Which Gold Price?

November 19, 2001
A look at South African Gold stocks and Placer Dome

I am taking a break from my normal IMF research to focus your attention on a special situation that has developed over the last 2 months.

Many gold investors are discouraged that the price of gold (POG) has fallen to just above pre-911 attack levels. However, that would depend on which POG you are looking at. If you are looking at the price of gold in terms of the US dollar price, indeed the POG has been a disappointment. This is especially true in light of the current geo-political/economic uncertainty.

A fair number of gold share investors have chosen to stick with North American (NA) based miners, such as AEM, GG, MDG and NEM. Anyone having invested in these companies at the end of 2000 have done very well by any benchmark. Due to the special situation which I am about to show you, sticking your neck outside the confines of NA could prove very profitable for those willing to step up the risk level one notch.

Political Risk

Whenever investing in foreign countries, political risk should be taken into account. This can come in the form of nationalization of mines, mineral taxes or other restrictive forces. Risks however, are present even in the US as well and could come in the form of changes in environmental laws, permitting delays or denials.

I have always preached diversification in gold shares. Who wants to have the entire gold sector of their portfolio wiped out? Not I! It is paramount then, that you approach diversification with prudence and consideration of the risks involved. On the other hand, it is also reasonable to extend your risk level a tad when the reward part of the equation warrants such action. I believe that we have entered such a situation at the present time.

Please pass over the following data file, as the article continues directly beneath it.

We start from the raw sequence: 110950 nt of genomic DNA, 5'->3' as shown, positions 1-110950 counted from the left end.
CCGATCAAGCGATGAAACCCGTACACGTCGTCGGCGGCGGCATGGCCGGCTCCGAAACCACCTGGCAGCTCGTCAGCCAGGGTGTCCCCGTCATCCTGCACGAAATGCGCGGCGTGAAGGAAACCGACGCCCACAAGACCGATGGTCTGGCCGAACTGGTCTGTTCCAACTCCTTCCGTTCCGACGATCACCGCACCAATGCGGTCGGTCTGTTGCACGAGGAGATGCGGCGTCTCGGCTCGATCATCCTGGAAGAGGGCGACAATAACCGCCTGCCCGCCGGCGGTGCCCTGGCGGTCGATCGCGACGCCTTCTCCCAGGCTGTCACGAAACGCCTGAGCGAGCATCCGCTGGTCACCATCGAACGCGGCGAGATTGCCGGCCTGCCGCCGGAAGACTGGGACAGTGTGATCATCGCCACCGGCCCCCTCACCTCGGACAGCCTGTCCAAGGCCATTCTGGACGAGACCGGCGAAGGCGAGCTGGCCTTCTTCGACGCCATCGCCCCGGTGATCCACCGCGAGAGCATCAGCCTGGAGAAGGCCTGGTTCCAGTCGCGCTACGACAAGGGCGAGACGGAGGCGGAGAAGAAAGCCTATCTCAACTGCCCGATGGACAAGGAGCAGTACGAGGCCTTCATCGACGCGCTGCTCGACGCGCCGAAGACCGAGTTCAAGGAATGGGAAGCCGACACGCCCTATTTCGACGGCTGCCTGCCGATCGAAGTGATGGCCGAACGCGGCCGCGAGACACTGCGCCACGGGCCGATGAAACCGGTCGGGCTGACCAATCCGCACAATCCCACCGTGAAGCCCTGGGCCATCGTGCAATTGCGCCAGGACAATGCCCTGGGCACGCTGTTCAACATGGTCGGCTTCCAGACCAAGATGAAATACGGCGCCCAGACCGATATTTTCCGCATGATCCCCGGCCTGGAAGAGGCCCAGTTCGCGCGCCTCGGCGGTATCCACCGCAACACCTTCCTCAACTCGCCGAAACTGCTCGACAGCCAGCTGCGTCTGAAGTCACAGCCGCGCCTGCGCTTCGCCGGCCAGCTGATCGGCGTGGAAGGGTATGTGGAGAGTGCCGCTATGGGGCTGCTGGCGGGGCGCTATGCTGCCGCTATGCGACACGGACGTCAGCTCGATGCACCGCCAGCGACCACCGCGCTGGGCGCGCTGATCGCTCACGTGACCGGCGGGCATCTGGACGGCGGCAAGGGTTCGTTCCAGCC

The South African Rand Gold Price

The average South African (SA) rand gold price in the first three months of 2001 was R2,070 per ounce. The average USD gold price was $263.46

The current rand gold price is around R2,650 per ounce while the USD gold price is around $277.

USD Gold Price Verses Rand Gold Price
  Average Price of Gold
for the First Three
months of 2001
Approximate
Current Prices
Percentage
Gain
US Dollars $263.46 $277.00 5%
So African Rand R2,070 R2,650 28%
 

Now, let's put this into perspective.

If gold was trading at US$263.46 and had a gain of 28%, it would be fetching a whopping US$337.22 per ounce. Once again it appears that the rand gold price is stretching out for new highs. The following graph tells the whole story.

PACIFIC Exchange Rate Service

© 2001 by Prof. Werner Antweiler, University of British Columbia, Vancouver BC,
Canada. Permission is granted to reproduce the above image provided
that the source and copyright are acknowledged.

So if you were just sitting around waiting for gold to go up, for SA miners it already has!

True, in USD terms they are receiving only slightly more for their gold than they were at the beginning of the year, but for those who pay the majority of expenses in rand, it is a fat move.

Ore extraction in SA is a very labor-intensive effort, with the majority of expenses going directly to labor costs. Labor costs did go up this year at about an 8% rate, but the good thing is that long-term wage deals were worked out with the miners union prior to the big move. As a result, there are no major labor disputes likely to get in the way.

In my opinion, the best way to profit form this move is through holding shares of SA miners. Miners that have no hedging standing in the way of current profits will have the greatest benefit.

Out of the four large producers in SA there are only two that fit this profile and those two are Harmony (HGMCY) and Gold Fields Ltd. (GOLD). These increases in the rand gold price will be showing up when quarterlies are released early next year.

Placer Dome (PDG)